Emma Stone
Credit: Jon Kopaloff/

There’s something different about Emma Stone. Maybe it’s her smoky voice, which your dad will say reminds him of Lauren Bacall. Maybe it’s her freckled skin and green eyes that remind you (okay, me) of that girl from French class with the great laugh. You’d really like to make Emma Stone laugh, wouldn’t you?

After a year in which she starred in the highest-grossing non-superhero/sequel/animated film, The Help, Stone is poised to enjoy an even greater 2012, starring as Gwen Stacy in The Amazing Spider-Man and re-teaming with her Crazy, Stupid, Love beau, Ryan Gosling, in the 1950’s L.A. noir, The Gangster Squad. And as Deadline initially reported today, she’ll soon jump back into comedy with Little White Corvette, playing a wild child who tries to unload the drugs she and her brother find in their dead father’s old car.

Some actresses’ beauty has almost a porcelain fragility to it — it separates them from us mere mortals — but Stone’s allure has a realness that makes you think she’d be a hoot on a cross-country roadtrip (zombies, or no zombies). “She’s simply the best,” Ruben Fleischer, who directed Stone in Zombieland and Gangster Squad, told EW last month. “Everyone as soon as they met her was taken by how cool and smart and funny and talented she is.”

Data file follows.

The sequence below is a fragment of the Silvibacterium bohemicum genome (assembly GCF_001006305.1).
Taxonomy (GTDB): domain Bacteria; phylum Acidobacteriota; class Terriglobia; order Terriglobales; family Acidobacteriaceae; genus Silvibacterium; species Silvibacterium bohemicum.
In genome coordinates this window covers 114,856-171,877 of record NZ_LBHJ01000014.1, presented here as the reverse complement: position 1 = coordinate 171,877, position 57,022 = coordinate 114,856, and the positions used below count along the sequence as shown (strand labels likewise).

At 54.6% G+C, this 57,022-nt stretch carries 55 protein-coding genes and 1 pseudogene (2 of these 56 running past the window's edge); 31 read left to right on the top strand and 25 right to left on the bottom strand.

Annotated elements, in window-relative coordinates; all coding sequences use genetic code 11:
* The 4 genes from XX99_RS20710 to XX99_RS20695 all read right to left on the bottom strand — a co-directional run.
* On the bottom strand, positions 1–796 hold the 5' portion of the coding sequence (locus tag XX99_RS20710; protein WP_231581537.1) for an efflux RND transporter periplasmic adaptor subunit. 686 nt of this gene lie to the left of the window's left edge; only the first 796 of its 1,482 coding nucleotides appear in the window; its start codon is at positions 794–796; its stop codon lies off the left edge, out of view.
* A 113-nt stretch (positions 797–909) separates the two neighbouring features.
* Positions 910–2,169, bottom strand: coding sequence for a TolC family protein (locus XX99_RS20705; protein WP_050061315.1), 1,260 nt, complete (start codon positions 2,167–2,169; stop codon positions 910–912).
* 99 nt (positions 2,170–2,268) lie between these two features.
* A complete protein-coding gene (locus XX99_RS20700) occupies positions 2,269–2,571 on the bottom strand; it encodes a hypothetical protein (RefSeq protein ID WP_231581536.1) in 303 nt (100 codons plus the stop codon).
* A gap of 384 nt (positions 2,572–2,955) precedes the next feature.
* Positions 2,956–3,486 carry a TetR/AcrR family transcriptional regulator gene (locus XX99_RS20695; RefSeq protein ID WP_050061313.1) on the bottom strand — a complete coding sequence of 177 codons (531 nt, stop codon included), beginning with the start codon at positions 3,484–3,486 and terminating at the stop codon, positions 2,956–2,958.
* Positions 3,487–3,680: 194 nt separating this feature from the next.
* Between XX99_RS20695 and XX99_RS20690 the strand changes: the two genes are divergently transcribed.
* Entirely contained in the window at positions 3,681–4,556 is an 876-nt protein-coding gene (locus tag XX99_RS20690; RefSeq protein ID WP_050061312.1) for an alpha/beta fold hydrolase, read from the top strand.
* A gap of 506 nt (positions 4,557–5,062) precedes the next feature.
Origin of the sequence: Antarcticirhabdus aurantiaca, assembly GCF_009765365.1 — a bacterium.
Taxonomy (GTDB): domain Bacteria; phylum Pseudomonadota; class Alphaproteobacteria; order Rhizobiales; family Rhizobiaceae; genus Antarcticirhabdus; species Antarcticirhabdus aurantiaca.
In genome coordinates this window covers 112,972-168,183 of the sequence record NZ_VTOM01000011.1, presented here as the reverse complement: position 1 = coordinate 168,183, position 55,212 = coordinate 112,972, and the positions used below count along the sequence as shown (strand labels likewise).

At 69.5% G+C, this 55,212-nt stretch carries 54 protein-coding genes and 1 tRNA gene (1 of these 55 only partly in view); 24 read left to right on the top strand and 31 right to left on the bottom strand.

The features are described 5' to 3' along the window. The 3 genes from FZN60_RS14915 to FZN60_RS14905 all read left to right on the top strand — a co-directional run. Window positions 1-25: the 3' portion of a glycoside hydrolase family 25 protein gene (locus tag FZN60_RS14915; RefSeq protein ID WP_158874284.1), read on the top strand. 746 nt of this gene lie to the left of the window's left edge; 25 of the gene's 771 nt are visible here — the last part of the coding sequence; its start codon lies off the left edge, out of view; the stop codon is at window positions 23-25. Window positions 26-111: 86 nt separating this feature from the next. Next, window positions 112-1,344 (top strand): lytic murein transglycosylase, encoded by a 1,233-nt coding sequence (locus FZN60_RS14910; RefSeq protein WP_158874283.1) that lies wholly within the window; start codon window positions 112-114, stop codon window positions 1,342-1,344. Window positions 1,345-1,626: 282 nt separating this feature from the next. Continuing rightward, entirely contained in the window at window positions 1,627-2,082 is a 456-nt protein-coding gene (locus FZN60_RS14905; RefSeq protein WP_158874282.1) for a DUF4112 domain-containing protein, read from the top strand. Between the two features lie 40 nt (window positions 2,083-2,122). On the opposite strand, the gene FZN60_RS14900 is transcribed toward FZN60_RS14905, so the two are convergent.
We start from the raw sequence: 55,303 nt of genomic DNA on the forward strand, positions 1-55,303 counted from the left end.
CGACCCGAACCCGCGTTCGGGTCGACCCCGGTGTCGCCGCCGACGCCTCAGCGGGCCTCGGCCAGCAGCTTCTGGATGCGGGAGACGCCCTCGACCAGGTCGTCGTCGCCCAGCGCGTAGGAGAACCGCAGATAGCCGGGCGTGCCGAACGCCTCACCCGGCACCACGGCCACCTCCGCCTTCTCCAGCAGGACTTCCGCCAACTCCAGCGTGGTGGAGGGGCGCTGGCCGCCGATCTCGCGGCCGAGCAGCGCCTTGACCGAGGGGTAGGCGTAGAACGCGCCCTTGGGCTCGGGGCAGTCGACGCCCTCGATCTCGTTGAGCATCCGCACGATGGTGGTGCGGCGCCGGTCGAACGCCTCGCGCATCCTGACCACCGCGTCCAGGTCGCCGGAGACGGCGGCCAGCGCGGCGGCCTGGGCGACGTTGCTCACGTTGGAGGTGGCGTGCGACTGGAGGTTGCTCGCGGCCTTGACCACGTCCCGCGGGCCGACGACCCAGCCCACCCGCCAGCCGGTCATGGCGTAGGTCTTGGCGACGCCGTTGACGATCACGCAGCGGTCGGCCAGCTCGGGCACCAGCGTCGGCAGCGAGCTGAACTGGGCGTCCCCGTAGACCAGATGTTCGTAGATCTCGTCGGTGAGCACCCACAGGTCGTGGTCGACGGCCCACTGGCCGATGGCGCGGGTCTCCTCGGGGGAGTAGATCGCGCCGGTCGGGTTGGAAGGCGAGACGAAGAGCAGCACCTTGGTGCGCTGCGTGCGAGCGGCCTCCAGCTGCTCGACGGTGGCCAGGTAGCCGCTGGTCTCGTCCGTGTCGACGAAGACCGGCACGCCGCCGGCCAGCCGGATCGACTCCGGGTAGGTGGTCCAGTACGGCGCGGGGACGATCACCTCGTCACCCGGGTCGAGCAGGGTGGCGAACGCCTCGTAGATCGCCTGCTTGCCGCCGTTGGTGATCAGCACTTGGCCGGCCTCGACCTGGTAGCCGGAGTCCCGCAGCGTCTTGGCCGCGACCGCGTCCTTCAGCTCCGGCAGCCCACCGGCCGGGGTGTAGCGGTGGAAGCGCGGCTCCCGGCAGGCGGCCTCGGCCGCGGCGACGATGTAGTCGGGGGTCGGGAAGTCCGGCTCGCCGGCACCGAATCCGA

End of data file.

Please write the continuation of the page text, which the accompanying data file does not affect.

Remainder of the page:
There have been many other actresses who have experienced similar success at her age, 23, but Stone seems to be a different creature. Even when she’s cast as The Girl, she’s never been limited by those constraints. From Superbad to CSL, she’s imbued what might have been clichéd female characters into something indelibly richer. And as she increases her clout, she’s finding the unique roles that enhance her growing stardom without making her a prisoner of any specific genre or pre-fab persona.

I guess what I’m getting at, and I mean it as a high compliment, is that Stone is a dude — in the sense that she is building a career typically allowed to only serious actors in Hollywood. Guys in the industry unfairly get more leeway, whereas actresses are so easily boxed in at an early age, and few have been allowed or earned the freedom Stone currently enjoys. She can literally do anything, and she’s getting opportunities to prove it in period dramas, high school comedies, adult romantic comedies, and comic-book epics. She’s on her way to becoming a lucrative brand, an ironic but nevertheless well-deserved achievement considering her multiple talents and eclectic taste.

Where does Emma Stone currently rank in your pantheon of female stars? Do you feel like she’s something new and different, as I and Jim Carrey obviously do, or does her current run of early success resemble those of Julia Roberts, Reese Witherspoon, or Rachel McAdams?

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